# TF-IDF Scheme

In the popular tf-idf scheme, it reduces documents of arbitrary length to fix-length lists of numbers.

tf: term frequency, the word’s frequency in a document.

idf: inverse document frequency, using the inverse of the document frequency, such as a word appears in N documents out of the total M documents, then it’s idf=M/N.

So if a word appears high (tf) in small number of documents(high idf), then it can be used effectively for classify a class of documents. The end result is a term-by-document matrix X whose columns contain the tf-idf values for each of the documents in the corpus.

Pros: It’s reduced the length of documents to a fix-length (|V|) vector.

Cons: If the vocabulary’ s size is big, then the matrix will also very big, and it will increase with the number of documents; at the same time, it do not consider the inter-or intra document statistical structure.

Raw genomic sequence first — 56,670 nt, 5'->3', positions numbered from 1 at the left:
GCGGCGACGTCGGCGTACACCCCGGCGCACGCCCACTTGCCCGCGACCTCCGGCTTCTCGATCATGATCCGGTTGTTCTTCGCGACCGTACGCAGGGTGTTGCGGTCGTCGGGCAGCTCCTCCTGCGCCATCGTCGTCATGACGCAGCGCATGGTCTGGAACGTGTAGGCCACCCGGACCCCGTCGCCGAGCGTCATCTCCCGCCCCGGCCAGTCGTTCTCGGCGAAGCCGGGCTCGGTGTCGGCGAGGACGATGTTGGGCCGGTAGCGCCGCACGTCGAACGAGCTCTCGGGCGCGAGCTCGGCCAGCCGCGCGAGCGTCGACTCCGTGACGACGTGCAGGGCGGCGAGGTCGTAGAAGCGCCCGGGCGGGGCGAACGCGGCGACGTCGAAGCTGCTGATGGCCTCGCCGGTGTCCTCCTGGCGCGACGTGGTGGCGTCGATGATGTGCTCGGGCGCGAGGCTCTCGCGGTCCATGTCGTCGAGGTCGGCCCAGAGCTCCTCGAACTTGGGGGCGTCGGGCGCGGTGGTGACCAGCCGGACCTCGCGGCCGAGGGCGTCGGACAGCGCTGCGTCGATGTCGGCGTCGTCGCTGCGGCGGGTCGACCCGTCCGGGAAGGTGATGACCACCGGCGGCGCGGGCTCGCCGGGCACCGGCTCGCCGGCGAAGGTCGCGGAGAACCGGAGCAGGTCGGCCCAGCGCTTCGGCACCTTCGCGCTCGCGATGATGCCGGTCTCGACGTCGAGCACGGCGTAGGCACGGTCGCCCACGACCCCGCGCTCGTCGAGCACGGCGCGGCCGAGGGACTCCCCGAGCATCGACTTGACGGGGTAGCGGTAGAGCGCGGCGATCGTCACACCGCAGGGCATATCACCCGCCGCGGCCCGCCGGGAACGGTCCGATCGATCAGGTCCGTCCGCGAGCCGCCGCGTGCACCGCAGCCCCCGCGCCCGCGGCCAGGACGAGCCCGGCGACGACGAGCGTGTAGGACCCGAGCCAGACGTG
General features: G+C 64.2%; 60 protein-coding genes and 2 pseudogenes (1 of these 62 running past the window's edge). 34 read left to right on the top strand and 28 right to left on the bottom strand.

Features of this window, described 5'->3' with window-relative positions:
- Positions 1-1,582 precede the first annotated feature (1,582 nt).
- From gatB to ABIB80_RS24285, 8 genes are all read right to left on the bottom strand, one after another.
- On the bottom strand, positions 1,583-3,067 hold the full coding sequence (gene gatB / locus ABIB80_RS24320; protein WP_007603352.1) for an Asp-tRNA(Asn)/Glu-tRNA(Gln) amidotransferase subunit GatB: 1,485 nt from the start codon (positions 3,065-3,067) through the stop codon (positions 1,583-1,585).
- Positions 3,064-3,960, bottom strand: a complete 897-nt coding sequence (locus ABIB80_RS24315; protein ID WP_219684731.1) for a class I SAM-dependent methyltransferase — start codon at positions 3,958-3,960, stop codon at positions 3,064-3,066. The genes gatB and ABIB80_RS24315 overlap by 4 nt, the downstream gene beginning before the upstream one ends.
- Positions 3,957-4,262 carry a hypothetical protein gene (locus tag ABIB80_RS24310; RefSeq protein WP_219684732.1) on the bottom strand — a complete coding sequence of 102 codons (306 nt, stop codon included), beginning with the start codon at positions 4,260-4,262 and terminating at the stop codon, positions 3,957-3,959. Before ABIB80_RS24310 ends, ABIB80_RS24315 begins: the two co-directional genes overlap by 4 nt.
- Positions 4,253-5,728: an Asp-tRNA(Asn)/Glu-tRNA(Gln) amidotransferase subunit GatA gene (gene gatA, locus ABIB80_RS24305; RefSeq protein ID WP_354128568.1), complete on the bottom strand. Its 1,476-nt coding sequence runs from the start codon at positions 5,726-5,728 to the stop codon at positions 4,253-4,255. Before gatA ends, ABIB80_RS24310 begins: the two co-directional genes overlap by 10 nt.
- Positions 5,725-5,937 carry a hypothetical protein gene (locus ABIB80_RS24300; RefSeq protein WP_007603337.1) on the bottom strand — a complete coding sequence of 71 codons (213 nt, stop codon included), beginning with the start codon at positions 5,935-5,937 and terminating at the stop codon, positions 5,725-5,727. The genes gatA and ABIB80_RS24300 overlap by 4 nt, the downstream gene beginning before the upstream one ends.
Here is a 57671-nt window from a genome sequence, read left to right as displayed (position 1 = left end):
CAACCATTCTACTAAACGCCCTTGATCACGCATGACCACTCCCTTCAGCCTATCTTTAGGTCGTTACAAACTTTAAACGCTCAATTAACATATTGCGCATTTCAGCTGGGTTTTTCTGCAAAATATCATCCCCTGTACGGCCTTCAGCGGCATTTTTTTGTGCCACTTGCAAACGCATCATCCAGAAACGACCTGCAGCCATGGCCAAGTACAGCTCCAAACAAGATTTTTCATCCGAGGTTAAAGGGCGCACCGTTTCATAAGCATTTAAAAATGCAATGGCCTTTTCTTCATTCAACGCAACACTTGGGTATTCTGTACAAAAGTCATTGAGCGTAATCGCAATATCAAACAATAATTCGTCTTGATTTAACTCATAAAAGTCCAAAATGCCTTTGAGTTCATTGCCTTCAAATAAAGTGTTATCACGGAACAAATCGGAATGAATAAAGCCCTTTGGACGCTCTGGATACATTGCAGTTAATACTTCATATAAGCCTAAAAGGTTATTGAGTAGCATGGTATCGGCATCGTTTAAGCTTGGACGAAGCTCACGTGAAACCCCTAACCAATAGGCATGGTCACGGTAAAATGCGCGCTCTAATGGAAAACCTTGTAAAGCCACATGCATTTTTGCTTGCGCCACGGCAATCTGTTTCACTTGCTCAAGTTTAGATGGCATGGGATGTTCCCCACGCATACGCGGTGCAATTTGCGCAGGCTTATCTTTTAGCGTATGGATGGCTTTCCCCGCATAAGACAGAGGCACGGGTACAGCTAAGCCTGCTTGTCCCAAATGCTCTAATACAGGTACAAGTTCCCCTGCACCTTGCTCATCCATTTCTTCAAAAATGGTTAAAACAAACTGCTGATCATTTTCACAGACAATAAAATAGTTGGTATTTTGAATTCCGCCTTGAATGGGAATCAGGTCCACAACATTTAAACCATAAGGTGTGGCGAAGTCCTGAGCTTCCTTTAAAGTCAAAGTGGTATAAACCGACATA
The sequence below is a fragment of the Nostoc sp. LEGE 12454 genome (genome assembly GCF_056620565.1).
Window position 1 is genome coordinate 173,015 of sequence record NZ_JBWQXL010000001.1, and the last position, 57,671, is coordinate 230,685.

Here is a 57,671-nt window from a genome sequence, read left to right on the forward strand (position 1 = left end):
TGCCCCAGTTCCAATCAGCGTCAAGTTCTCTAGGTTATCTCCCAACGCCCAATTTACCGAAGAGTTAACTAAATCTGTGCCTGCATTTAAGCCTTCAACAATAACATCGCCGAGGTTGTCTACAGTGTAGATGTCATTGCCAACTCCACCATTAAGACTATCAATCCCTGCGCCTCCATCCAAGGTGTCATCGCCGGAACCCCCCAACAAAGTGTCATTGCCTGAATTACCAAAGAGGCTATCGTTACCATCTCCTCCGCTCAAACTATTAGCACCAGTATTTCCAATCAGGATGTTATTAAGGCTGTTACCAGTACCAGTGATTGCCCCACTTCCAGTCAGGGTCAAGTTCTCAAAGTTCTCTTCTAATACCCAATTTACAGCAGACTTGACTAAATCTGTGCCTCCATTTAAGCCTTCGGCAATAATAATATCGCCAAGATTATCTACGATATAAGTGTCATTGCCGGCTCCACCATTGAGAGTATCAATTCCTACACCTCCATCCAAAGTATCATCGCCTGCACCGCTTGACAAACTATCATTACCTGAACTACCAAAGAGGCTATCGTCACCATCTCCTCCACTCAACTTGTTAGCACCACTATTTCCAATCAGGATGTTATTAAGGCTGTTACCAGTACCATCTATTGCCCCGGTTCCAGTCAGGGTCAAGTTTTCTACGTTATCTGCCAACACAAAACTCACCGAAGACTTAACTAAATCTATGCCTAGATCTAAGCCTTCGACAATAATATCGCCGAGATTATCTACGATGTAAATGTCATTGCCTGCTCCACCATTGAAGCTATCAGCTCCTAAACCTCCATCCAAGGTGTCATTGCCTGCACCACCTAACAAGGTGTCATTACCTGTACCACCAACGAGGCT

# LSI (Latent semantic indexing)

LSI uses a singular value decomposition of the X matrix to identify a linear subspace in the space of tf-idf features that captures most of the variance in the collection. Meanwhile, it can capture some aspects of basic linguistic notions such as synonymy and polysemy.

# pLSI (aspect model)

# LDA (Latent Dirichlet Allocation)

A classic representation theorem due to de Finetti (1990) establishes that any collection of exchangeable random variables has a representation as a mixture distribution—in general an infinite mixture. This line of thinking leads to the LDA model.

## So, what do you think ?